To ask these questions is to risk losing time that is better spent surviving. Once finished with medical school, new doctors tend to put the experience behind them. For most of us, forgetting the past is a way to avoid examining a difficult or painful process.

So what stories do get told about medical school, and who tells them? Until the later part of the twentieth century, medical schools in the United States actively excluded large segments of the population, including Jews, Catholics, Italians, and other ethnic and religious minorities, especially during the 1920s. For more than a hundred years, it was socially unacceptable for women to enter medicine. Racial minorities were never welcomed. Poor preparatory education and expensive college tuitions limited access for the socioeconomically disadvantaged. Narrowly defined social mores and barriers to the poor meant that medicine as a profession existed for a very specific, homogeneous group of people. Consequently, the perspective of white, wealthy, able-bodied, heterosexual men has generally prevailed. As a direct result of the social, political, and economic changes of the 1960s, however, a dramatic shift occurred in the demographic composition of American medical schools, beginning in the 1970s. But the effects of the influx of a more diverse student population into arguably the most restricted, traditional, and powerful educational institution ever established in America have remained largely unknown.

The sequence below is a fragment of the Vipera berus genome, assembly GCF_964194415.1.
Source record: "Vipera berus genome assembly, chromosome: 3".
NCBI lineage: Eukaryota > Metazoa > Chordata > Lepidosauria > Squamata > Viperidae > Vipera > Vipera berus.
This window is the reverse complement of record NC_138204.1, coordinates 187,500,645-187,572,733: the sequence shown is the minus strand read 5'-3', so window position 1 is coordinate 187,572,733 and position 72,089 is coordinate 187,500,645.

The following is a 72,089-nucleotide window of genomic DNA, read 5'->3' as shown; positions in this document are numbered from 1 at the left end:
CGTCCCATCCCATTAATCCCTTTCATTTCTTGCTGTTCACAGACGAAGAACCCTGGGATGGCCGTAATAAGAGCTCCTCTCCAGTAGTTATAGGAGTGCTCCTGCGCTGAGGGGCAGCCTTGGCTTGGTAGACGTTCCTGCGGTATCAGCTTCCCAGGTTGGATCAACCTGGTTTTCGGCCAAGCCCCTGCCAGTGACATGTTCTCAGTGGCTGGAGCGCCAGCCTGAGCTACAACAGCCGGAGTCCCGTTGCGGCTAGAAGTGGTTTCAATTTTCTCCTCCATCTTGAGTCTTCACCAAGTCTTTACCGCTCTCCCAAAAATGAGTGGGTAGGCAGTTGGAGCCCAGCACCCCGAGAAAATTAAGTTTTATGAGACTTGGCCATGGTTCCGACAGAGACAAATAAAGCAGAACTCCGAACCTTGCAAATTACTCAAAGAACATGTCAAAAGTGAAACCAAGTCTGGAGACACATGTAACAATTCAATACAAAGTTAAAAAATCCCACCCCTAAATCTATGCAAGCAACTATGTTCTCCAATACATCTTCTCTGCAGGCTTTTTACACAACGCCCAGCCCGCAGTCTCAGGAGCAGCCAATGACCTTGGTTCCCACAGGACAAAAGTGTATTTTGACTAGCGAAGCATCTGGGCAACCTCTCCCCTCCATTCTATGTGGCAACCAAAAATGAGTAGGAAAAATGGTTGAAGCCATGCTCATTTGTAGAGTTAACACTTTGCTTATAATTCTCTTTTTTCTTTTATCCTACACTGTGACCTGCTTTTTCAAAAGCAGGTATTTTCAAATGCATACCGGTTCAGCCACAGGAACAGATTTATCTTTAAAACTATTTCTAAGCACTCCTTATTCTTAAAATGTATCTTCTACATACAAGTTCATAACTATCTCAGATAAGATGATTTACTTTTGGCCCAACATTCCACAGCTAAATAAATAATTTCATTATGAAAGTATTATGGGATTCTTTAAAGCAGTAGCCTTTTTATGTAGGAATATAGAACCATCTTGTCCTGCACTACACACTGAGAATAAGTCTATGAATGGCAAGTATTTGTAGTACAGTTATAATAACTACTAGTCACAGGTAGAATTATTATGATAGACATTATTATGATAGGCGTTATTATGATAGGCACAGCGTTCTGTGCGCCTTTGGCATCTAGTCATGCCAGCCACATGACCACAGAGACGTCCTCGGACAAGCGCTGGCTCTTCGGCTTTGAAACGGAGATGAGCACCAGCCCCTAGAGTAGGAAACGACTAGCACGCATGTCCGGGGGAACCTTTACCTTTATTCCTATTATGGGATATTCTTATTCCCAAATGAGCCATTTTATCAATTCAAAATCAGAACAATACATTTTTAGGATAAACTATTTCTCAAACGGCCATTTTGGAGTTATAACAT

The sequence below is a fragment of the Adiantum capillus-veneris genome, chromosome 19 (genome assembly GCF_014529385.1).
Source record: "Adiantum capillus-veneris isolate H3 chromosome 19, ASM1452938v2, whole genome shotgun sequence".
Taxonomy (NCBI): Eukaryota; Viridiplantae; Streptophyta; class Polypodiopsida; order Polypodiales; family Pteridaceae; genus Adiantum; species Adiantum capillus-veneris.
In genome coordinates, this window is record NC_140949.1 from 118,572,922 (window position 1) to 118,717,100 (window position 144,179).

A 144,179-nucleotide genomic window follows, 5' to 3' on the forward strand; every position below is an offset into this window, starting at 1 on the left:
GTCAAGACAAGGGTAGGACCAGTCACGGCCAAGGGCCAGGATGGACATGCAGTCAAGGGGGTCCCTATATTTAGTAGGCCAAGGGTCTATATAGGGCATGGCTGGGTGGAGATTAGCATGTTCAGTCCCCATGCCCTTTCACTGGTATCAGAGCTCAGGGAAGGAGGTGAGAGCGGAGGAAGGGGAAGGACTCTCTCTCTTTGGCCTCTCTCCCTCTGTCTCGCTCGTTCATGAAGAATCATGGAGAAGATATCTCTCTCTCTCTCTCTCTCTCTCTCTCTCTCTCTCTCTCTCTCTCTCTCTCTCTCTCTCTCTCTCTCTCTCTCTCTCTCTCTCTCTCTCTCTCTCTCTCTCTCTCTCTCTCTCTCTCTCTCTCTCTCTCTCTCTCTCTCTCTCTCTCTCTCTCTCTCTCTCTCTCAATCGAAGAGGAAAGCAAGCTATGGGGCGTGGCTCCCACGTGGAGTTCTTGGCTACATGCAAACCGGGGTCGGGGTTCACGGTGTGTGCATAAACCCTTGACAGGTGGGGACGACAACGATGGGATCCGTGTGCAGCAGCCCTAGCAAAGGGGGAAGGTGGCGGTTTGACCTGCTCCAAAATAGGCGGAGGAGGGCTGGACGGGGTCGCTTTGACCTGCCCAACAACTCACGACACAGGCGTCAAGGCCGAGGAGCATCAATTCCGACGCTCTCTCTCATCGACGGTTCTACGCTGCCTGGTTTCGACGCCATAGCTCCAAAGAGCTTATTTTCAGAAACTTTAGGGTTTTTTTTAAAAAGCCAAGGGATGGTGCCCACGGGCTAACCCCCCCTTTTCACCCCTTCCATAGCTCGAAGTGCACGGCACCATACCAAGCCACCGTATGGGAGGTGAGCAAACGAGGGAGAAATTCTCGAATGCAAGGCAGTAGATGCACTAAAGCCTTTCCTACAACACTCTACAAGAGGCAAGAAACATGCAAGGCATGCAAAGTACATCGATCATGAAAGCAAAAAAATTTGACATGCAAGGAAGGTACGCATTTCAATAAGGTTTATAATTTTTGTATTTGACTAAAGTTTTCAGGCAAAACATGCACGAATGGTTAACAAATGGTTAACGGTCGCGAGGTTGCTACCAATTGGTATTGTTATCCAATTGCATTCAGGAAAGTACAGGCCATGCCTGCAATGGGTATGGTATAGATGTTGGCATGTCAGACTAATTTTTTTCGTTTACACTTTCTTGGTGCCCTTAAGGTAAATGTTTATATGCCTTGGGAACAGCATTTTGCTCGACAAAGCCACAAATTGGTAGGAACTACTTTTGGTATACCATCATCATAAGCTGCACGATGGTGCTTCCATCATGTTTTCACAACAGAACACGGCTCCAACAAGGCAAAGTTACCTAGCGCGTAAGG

Since the 1970s, the range of stories about the medical profession has broadened, to include, for example, the publication of memoirs by women physicians and the airing of popular television shows such as St. Elsewhere and ER, which depict a varied group of medical professionals. Some books have even revealed the once-sacred trials and hazing of medical students. But many of these books were written from the perspective of people with privileged backgrounds, after they were no longer susceptible to retaliation. Many narratives-especially those from the increasingly diverse population of medical students-are still absent. This book is our attempt to showcase their stories.